Nov. 16, 2012
CHARLOTTESVILLE -- For the University of Virginia football team, the season will end not with a late-December trip to Washington, D.C., or Charlotte, N.C., or Nashville, Tenn., or Shreveport, La., but with a Nov. 24 visit to Blacksburg.
"That is our bowl game," senior linebacker LaRoy Reynolds said late Thursday night at Scott Stadium.
UVa closes its third season under head coach Mike London next weekend against Virginia Tech. No matter what happens at Lane Stadium, where they haven't won since 1998, the Cavaliers (4-7, 2-5 ACC) will finish with a losing record for the fourth time in five seasons. That's not the ending the Wahoos envisioned after winning their first two games, but they have only themselves to blame for their fate.
On a night when a victory would have kept them in contention for a second straight postseason invitation -- and showcased their program to an ESPN audience -- the Wahoos stumbled in the first Thursday night game at Scott Stadium since 2006, losing 37-13 to North Carolina.
It was 20-13 late in the third quarter when UNC (7-4, 4-3) dropped sophomore tailback Kevin Parks for a 2-yard loss on a fourth-and-goal run from the 1.
"Seemed like the game kind of turned on that," London said.
Parks said: "If we get it, it would be a different ball game. We didn't get it. It hurts."
Junior quarterback Michael Rocco said: "It's tough. It was tough on our defense when we didn't score, and it was a little bit deflating, but football's like that sometimes. It can change so quickly, and it happened for us today like that."
After their goal-line stand, the Tar Heels tormented the `Hoos again, covering 97 yards in 12 plays on a drive that ended with junior quarterback Bryn Renner's 23-yard touchdown pass to sophomore tailback Giovani Bernard, who was uncovered in the middle of the field. Bernard, one of the nation's most explosive players, did not inflict much damage otherwise, gaining only 57 yards on 15 carries, but his teammates hurt the `Hoos plenty.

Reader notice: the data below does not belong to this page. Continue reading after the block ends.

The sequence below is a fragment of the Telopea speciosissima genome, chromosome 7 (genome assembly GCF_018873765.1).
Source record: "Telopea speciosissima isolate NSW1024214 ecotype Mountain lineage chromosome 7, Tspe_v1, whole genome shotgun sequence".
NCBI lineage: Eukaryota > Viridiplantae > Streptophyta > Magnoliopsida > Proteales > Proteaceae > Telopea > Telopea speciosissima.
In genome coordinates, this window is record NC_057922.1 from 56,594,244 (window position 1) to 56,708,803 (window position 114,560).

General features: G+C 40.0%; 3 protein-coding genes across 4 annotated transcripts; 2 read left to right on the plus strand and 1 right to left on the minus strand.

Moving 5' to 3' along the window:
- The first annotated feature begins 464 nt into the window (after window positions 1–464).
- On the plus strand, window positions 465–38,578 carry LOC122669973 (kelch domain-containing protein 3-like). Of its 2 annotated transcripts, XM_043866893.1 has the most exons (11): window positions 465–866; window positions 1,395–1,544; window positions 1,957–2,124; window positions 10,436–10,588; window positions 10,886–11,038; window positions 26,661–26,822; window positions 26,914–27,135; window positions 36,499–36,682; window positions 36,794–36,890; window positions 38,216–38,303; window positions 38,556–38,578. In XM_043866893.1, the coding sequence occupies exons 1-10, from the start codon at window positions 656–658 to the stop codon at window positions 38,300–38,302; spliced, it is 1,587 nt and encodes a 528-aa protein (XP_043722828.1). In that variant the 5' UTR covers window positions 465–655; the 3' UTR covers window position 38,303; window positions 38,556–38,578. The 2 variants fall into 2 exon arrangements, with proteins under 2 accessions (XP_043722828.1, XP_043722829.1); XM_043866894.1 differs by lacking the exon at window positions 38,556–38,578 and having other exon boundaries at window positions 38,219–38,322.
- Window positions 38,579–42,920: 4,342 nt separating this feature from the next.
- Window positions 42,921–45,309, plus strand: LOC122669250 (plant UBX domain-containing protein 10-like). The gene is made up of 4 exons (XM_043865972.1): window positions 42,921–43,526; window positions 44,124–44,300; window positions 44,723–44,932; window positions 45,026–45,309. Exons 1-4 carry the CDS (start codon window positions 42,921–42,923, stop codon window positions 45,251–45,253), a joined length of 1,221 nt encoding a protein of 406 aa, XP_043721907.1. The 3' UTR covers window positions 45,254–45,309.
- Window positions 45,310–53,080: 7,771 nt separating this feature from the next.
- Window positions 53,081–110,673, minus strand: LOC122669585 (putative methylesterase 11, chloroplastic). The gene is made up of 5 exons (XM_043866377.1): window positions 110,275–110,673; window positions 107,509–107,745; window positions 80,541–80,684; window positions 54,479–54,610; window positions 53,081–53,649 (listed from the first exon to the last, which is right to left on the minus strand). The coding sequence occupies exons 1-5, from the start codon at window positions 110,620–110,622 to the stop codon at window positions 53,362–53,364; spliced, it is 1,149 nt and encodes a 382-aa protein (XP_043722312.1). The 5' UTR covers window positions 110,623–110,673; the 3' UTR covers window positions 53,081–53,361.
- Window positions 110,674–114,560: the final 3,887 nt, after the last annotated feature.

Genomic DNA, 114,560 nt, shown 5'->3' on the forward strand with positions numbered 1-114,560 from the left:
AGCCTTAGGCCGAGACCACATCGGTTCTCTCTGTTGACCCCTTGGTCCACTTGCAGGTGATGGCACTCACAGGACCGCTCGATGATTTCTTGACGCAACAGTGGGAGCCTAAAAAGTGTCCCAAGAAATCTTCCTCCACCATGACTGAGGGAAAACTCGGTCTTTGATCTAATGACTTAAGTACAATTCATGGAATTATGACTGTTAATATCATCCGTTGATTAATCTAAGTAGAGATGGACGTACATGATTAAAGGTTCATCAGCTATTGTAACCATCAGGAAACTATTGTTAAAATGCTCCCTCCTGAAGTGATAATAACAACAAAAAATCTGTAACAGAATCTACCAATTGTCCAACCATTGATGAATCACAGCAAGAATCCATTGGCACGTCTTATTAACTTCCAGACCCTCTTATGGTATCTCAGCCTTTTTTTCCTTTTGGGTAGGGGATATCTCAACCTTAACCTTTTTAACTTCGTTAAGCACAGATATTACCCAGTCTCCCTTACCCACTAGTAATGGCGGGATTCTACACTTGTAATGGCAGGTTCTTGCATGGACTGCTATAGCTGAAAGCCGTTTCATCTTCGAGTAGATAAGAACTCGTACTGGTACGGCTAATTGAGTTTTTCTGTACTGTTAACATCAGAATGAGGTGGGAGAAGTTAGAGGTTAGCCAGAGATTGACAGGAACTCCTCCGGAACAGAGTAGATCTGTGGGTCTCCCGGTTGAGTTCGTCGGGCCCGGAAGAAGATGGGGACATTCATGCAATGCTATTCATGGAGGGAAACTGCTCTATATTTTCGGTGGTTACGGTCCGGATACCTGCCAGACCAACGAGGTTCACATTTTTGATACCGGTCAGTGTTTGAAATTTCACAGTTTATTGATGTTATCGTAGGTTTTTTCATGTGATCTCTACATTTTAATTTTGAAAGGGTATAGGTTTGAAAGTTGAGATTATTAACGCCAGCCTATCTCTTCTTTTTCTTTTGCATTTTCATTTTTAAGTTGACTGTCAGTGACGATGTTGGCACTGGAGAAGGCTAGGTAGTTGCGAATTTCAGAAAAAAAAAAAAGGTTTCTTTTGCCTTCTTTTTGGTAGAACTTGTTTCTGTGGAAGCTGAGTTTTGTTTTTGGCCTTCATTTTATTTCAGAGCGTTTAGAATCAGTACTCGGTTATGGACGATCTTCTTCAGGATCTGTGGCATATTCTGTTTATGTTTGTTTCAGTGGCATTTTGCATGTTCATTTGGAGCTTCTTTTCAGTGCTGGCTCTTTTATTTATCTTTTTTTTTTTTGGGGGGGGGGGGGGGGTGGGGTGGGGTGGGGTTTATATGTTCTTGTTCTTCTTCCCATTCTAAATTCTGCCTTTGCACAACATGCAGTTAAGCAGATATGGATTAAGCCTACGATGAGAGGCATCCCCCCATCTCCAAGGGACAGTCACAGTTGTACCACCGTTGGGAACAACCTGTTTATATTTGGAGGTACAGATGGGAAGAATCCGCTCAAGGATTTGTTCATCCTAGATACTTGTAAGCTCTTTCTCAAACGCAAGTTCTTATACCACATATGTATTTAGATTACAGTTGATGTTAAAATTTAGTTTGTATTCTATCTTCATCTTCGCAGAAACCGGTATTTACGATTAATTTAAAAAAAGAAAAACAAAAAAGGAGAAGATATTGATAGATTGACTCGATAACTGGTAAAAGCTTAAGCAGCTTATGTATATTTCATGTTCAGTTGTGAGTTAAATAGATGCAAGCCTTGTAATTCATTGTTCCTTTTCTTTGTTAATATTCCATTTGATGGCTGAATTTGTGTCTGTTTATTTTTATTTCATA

Renner, a graduate of West Springfield High School in Northern Virginia, torched UVa all night, completing 29 of 36 passes for 315 yards and three TDs, with no interceptions. Sixteen of Renner's completions were to Quinshad Davis, a 6-4, 185-pound wideout who totaled 178 yards and set UNC freshman records for catches and receiving yards in a game.
Virtually all of Davis' catches came on bubble screens, with no defenders near him.
"A lot of the other teams play man and they jam me," Davis said, "but [the Cavaliers] play a lot of soft man, and they gave us the opportunity to get the ball to me."
Virginia played without true freshman Maurice Canady, its most physically gifted cornerback. Canady suffered a concussion last weekend against the Miami Hurricanes and wasn't cleared to play Thursday night. In passing situations, Anthony Cooper, who had been playing safety, lined up at corner alongside starters Demetrious Nicholson and Drequan Hoskey, and the true freshman from Virginia acquitted himself well in UVa's nickel defense. Overall, though, it was a rough night for the Cavaliers' cornerbacks.
"I thought that [UNC's] receivers physically got on our corners there a little bit and [had] an opportunity to catch the ball and get 7, 8 yards a crack," London said. "We gotta be able to make those players on the perimeter, because that's what ultimately ended up hurting us."
It was still a game -- the score was 27-13 -- when UVa sophomore Phillip Sims dropped back to pass on third-and-14 from his 9-yard line with about 10 minutes to play. In the second quarter, Sims had thrown a 9-yard touchdown pass to Darius Jennings on a broken play, and his target now was the sophomore wideout from Baltimore.
Running a deep route on the left seam, Jennings found himself open behind the secondary. He was running in stride when Sims' pass hit his hands at the UNC 45, and the play would have gone for an 81-yard touchdown had Jennings held on.
He didn't. Jennings bobbled the ball before it fell helplessly to the ground.